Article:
You, the New York Islanders fans, are mad. You’re throwing things. You may even be pricing outdoor ad space on a certain stretch of Hempstead Turnpike.
The Islanders are in need of change, there’s no doubting that. We covered the difficulty of making a coaching change at the moment earlier this week and also the incredible difficulty of making a front-office change now — and since then, the Isles have blown two more leads and given up five power-play goals in two losses. Difficult does not mean impossible, so Lane Lambert’s seat is scorching hot right now.
Lou Lamoriello’s likely is not — not yet, anyway. For owner Scott Malkin to make that change, he’d need to have a general manager-in-waiting — and unless new minority owner and COO John Collins has one in mind, it’s hard to see how that would work now given that Malkin inherited Garth Snow and then turned the keys over to Lamoriello. Unless Malkin has been sizing up potential GMs in secret, he doesn’t have a deep bench to work from.
Also, if Lamoriello goes, so does his main assistant GM, his son Chris. The other AGM is Steve Pellegrini, who has only been hired by Lamoriello on two occasions. This would be a complete reconstruction of the front office and to do it now would mean this season is already over and a new GM would need to assemble a crew, assess the roster and possibly replace a coach all while the team is still trying to win games. That seems like frustration more than a plan.
Changing coaches is a different story and another loss or two might mean Lamoriello has no choice but to make a move. Whether it’s John Hynes or Bruce Boudreau or Jacques Lemaire, just to name three guys who are available now, the Islanders would still be faced with the same issues that have plagued them through 15 games.
So here are three things the Islanders can do now to try and shake things up — and three things that might seem appealing but that they absolutely should not do:
Bench the captain
Much as it pains everyone in the Isles world to say it, Anders Lee is a detriment right now. Still stuck on one goal and two points, he looks completely off his game. Lambert was quick to identify Josh Bailey’s decline last season and scratched the Isles’ longest-tenured player with some regularity; Lee holds a different place in the Isles’ hierarchy as captain but his game is in dire need of a reset.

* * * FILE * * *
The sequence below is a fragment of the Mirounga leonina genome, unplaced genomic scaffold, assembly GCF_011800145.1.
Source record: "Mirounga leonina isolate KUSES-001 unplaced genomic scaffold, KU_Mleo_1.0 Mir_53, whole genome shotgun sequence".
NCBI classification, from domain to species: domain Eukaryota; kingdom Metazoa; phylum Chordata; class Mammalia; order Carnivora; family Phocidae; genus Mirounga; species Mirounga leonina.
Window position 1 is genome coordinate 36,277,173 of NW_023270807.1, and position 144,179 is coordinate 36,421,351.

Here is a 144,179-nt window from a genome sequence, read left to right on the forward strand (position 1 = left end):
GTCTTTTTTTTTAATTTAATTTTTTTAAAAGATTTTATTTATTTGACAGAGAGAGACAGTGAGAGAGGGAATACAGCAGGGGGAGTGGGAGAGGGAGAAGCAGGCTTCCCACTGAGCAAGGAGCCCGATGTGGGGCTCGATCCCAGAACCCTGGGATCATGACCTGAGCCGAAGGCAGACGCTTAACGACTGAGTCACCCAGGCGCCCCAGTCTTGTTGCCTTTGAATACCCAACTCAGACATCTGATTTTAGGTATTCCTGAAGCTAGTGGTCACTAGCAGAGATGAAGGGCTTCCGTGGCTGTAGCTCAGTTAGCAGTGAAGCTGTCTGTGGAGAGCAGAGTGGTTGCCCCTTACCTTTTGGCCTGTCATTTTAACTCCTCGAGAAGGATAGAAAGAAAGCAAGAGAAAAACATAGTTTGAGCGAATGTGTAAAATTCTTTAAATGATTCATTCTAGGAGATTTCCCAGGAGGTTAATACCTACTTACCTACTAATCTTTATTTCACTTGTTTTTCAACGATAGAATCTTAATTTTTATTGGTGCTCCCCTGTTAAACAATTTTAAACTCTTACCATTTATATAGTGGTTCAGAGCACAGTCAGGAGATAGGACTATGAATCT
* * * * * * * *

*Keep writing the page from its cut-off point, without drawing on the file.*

Sitting him out for a game or two also sends a stronger message than Lambert did when benching Pierre Engvall last week. This is a team with the longest-standing core in the league, a large chunk of guys who have played together for a decade in some cases. Giving Lee a seat may be more impactful than scratching a relative newcomer in Engvall, despite his long-term contract.
Anders Lee’s struggles are new territory for him and the Islanders
Adam Pelech and Ryan Pulock were not so long ago one of the best pairs in the league. Pelech has been hampered by injury early this season but his pairing with Noah Dobson hasn’t been strong — and it’s Pelech, not Dobson, who has been the main issue. Alexander Romanov and Pulock started the season strong but have faded a bit. Pelech and Pulock have gotten about 22 minutes of ice time together so far and guess what? Their metrics are best on the team, with 74.5 percent of the expected goals (courtesy Evolving Hockey) when on the ice.
It’s worth a try. Romanov-Dobson might be messy, and so might Romanov-Scott Mayfield, but the Islanders have to start getting back to the team they were just a couple years ago, the one that would chalk up two points any time it scored three in a game and the one that could hold a lead in the third. A good place to get that going is with Pelech-Pulock.
Move Oliver Wahlstrom to the top line
Wahlstrom has looked a bit more dangerous over the last 4-5 games. It’s understandable that Lambert wants balance but if the Isles are only good for one 5v5 goal a night, it certainly seems like Mathew Barzal-Bo Horvat-Wahlstrom makes sense, even if there’s a defensive lapse or two built in. Simon Holmstrom belongs with Jean-Gabriel Pageau on a checking line and Wahlstrom, the only pure goal scorer on the roster, belongs with guys who can get him the puck to do just that.
Make a trade
Lamoriello has depleted the Isles’ asset cupboard with his moves over five years and it worked for the most part. But because of where the team sits now, laden with long-term contracts and close to the cap, it would require another first-round pick or one of the precious few well-regarded prospects they have to shake this roster up.
If I’m Malkin I put my foot down on that. Lamoriello put this team together and ensured it would stay together, so trying to change it again speaks to a major error in philosophy that the owner should not allow at the moment.
Call up anyone from Bridgeport
This is gonna be a real shock, I know, but the Baby Islanders are having trouble scoring and winning games. Ruslan Iskhakov is off to a solid start and there are a couple of AHL vets (Brian Pinho, Dennis Cholowski) who have started well, but there isn’t anyone who would move the needle enough to warrant a recall. Iskhakov could fill a need if someone gets hurt but he’s a scoring forward who’d be coming to a team that has many, many holes to fill. It’s not time to rush anyone.
Bring in anyone but an interim coach
Again, if I’m the owner and I have doubts about Lamoriello, what would be the point of letting Lamoriello bring in a veteran coach as a permanent fix? Then you may stumble through the rest of the season, decide you need a new front office … and you’ve got a coach on the hook for another 2-3 years. If the Islanders are headed for a renovation, do it properly. Lambert may not survive this stretch but you can’t make his replacement a permanent one.
(Photo: Bruce Bennett / Getty Images)